Pet bereavement – I had to put my dog to sleep. Making the decision was impossible.

Hello everyone, I wanted to post on blog on putting your dog or cat to sleep. If you are reading this, you have been given time to think about it or you have already done it and feel incredibly guilty about it. You may feel your pet is very sad and wished you didn’t end their life. Don’t feel that way. I know it is impossible to think otherwise but I was there and I wanted to talk about it and tell you where I was with this black spot of anguish in my life.

Back in 2002 I came home to my dog-less apartment and had a thought. “What if I got a dog?” It just popped in there. My parents had dogs before I was born and I was free and clear of that, being that I was living alone. I wanted a dog but I knew the responsibility was huge, especially since I worked, as most people do. Later that week I found myself driving to a local pet store that I had driven passed many times on the way to work. Years ago I worked in one as a teen and was now 31. I wanted a smaller dog but not too small. Wizard of Oz is one of my favorite movies and I loved the look and personality of cairn terriers so that’s what I hoped for.

Roxy, my baby, cairn terrier at 2 years old. Also known as Roxanne or Foxanne by daddy.

Opening the door to the pet store, my eyes were me with the eyes of a cute little light brown tan baby. Her brown eyes met mine and her little ears poked up. It’s as if she was waiting for me to arrive. Once I held her I knew she was the one. She was a cairn terrier of about 10 weeks old. I took her home that night and named her Roxy. This girl was such a sweet little babe and we did everything together. She slept in the bed with me on the 3rd night, only having one pee accident. Her first trip to the vet was a memorable one. As we waited in the waiting room, I heard a woman crying for awhile. Minutes passed and the woman left without her animal. She was really upset and crying. I knew what happened…her dog had passed. It’s as if it was yesterday. Holding Roxy on my lap, I whispered in her ear, “I’m glad that’s not us.” I knew full well that day would come but I dismissed it immediately. realizing she was a baby and we had a fresh start.

A couple years later I added a 2nd cairn terrier, Jack, to our home. Roxy and Jack got along great and Roxy maintained the lead of the pack, next to me. Jack was 2 years older than her. Having 2 dogs in the house is amazing and very loving, in case you are thinking about it….if you can afford the vet bills. I certainly don’t have the money but I made it work.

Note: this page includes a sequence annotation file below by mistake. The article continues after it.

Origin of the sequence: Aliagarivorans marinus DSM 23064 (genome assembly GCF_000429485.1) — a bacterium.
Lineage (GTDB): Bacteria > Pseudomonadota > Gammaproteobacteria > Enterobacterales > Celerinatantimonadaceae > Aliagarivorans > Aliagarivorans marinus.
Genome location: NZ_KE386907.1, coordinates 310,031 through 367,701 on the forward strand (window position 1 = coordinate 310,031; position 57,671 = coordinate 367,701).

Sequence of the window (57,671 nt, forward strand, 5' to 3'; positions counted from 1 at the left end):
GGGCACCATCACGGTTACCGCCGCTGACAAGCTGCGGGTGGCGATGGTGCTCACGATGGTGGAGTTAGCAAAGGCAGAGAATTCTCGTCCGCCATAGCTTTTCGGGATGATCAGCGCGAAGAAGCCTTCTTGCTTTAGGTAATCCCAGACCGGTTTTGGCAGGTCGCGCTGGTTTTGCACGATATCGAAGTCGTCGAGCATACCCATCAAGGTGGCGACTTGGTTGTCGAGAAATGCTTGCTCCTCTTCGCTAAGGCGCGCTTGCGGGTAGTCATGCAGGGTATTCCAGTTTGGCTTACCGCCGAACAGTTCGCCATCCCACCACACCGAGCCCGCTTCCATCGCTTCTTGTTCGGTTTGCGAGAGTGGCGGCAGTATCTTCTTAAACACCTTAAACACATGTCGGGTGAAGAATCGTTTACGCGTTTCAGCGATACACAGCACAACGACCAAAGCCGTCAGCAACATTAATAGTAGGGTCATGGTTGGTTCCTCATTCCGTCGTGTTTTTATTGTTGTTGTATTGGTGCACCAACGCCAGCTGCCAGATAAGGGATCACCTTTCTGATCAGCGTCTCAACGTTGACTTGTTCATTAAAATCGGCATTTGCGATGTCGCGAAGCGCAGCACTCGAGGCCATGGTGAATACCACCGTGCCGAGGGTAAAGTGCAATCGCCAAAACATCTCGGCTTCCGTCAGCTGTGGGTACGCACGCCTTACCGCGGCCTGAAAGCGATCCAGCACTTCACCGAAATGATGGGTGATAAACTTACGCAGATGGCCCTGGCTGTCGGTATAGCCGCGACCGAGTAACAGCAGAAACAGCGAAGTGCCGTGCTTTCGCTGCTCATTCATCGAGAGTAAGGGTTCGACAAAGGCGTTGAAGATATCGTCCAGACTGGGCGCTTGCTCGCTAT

Long story short, this girl was with me through a lot and her personality was just perfect. She loved laying by me, on her terms, and when it was right for her. She was cat-like in that way. There were times she would walk up to the couch and jump to be right next to me. As years went on, she would stand with her front paws on the couch, unable to jump. Sometimes, just a short little bark to say “daddy pick me up.”

Fast forward to 14 years of age, Roxy is slower and gaining some weight. The evening of October 4th 2016 she went to bed and all was well. The next morning, all was not well. Right before leaving to catch the early train for work, I let both dogs out, as I always do. Roxy stumbled and could not keep her balanced. She fell on her side on the grass as if dizzy. She felt different to me. Her muscles seemed a bit tighter and she was clearly uncomfortable. Holding her up, she started to slouch backwards, as if she was still asleep. I gave her mouth to nose and that woke her up a bit. I knew I wasn’t going to work that day. My wife said she doesn’t look good at all and is probably dying. I shot that down right away with “are you nuts? She’s just sick or something.” The vet said they needed to do an x ray and would like to do blood work and some other scan as well. We have no money so went with just the x ray, which showed an enlarged mass. Her pancreas was very large so it wasn’t weight she was gaining. Surgery would be $2,000 and there were no guarantees. Again, we have no money at all so that wasn’t an option. I was against the wall and it really sucked. We took her home and I laid with her all day in her bed in the kitchen. She started to vomit and couldn’t hold food or water down, was hungry. She wasn’t walking or responding, just laying and breathing very fast and shallow. I took her to the vet again since she declined fast. My wife said her body is shutting down and that really upset me. The vet said she didn’t look good and if we went with surgery, there is a very good chance she could die on the table. If she survived, probably a 20% chance of saving her and even then….she may live another 9 months at best.

I’m a fighter and I NEVER give up. I wanted her with me always and asked if there were some meds to ease her pain or make it better. I was trying to buy time to research and make things right. I was bargaining for her life even though I knew the vet couldn’t do anything. My wife said it’s time to let her go. I told her there is no way that’s going to happen. It’s not her time. I picked Roxy up off the table, all limp. She couldn’t move or stand. At that moment I felt it was time but I couldn’t say it. When the vet returned to the room I asked through crazy tears what anesthesia is all about and what the process is. I asked if he suggested it. He said it is up to me but given the circumstances, it doesn’t look good for her and I agreed. I could not make the decision to let my best friend go. Animals, in my book, are so much better than most people. They love you unconditionally and they are just perfect gifts from God. This was so hard. Luckily, her state of being helped me make the decision. She couldn’t go to the washroom, couldn’t eat and nothing was going to save her.